Hoisin Sauce

Hoisin sauce is one of the standards of Asian dishes and most frequently associated with Peking duck and Mu Shu pork.

Fermented soybeans make up the base for this dark, red-tinged sauce, which explains the sometimes pungent and offsetting aroma. When added to marinades or used as a dipping sauce, however, a wonderful burst of flavors is uncovered. Other ingredients include sugar, salt, vinegar, and spices, which give it the descriptive sweet/sour/salty taste.


Hoisin, Peking (or duck) sauce, and Asian barbecue sauce are the same product.

Buying Tips

Hoisin sauce is found in most grocery stores, but brands will be limited (one; no more than two). Asian markets will have a wider selection. Among these, taste and consistency may vary based on ingredients.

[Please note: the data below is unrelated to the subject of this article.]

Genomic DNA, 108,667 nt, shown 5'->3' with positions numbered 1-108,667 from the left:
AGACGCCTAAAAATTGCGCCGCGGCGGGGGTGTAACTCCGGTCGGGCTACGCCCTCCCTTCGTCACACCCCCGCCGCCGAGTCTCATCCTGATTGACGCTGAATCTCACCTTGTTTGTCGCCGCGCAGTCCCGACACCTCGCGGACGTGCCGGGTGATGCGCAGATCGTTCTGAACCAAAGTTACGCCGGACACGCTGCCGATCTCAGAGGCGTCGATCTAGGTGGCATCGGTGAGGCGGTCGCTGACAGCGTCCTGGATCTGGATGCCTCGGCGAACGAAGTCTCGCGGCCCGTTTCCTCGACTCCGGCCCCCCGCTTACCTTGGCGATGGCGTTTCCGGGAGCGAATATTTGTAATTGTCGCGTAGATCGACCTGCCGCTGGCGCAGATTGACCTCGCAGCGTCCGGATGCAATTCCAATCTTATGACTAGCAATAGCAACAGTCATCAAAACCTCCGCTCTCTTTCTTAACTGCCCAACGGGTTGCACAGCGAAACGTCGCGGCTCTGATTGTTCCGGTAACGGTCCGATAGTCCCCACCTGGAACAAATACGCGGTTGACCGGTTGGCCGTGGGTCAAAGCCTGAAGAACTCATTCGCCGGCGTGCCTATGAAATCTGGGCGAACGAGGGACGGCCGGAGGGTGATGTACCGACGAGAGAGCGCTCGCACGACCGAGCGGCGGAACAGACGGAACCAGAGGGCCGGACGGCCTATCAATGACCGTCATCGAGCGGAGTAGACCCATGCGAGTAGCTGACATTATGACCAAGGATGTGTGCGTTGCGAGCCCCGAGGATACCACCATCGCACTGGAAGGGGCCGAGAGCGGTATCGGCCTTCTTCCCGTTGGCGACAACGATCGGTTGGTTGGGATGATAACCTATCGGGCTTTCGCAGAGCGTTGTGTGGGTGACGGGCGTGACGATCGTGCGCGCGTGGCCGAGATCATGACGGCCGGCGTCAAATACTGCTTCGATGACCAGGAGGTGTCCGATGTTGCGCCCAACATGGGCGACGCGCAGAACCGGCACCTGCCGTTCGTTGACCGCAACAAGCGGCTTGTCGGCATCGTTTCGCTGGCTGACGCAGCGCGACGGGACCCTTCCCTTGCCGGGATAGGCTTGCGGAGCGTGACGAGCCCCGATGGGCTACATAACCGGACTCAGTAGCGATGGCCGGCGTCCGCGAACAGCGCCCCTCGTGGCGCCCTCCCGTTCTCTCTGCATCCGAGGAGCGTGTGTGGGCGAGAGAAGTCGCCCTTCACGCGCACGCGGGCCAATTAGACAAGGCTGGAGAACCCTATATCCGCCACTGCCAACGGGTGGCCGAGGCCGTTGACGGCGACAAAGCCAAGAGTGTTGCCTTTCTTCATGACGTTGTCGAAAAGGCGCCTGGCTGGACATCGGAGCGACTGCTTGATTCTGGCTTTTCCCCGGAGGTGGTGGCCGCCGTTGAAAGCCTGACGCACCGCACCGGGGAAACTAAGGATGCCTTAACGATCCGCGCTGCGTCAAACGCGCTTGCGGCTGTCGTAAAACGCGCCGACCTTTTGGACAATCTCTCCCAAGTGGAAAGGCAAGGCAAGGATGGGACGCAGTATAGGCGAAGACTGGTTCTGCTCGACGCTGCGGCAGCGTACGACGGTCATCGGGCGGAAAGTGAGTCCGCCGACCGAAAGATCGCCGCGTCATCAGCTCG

Storage Tips

Unopened, it can remain unrefrigerated for about twelve months. After opening, refrigerate – it will keep almost indefinitely.

Jarred products are preferred, but if purchased in a can, open and transfer to a glass or plastic container, then refrigerate.

Usage Tips

  • Add hoisin to standard barbecue sauce.
  • This is a very strong sauce and should be added in small increments. For stir-fries, combine with other ingredients such as dry sherry, oyster sauce, sesame oil, and fish sauce. Thicken with cornstarch and include in the last few minutes of cooking time.
  • Wait until the last half hour of cooking when basting meats or poultry. Otherwise, hoisin’s high sugar content will cause the sauce to burn.
  • To soften the impact as a table condiment, mix in soy sauce and grated gingerroot.

Try one of our favorite hoisin sauce recipes:
Chinese-Style Spareribs
Barbecued Spareribs
Tofu with Hoisin Sauce

Suggested Pairings

Bean sprouts, beef, duck, fish, mush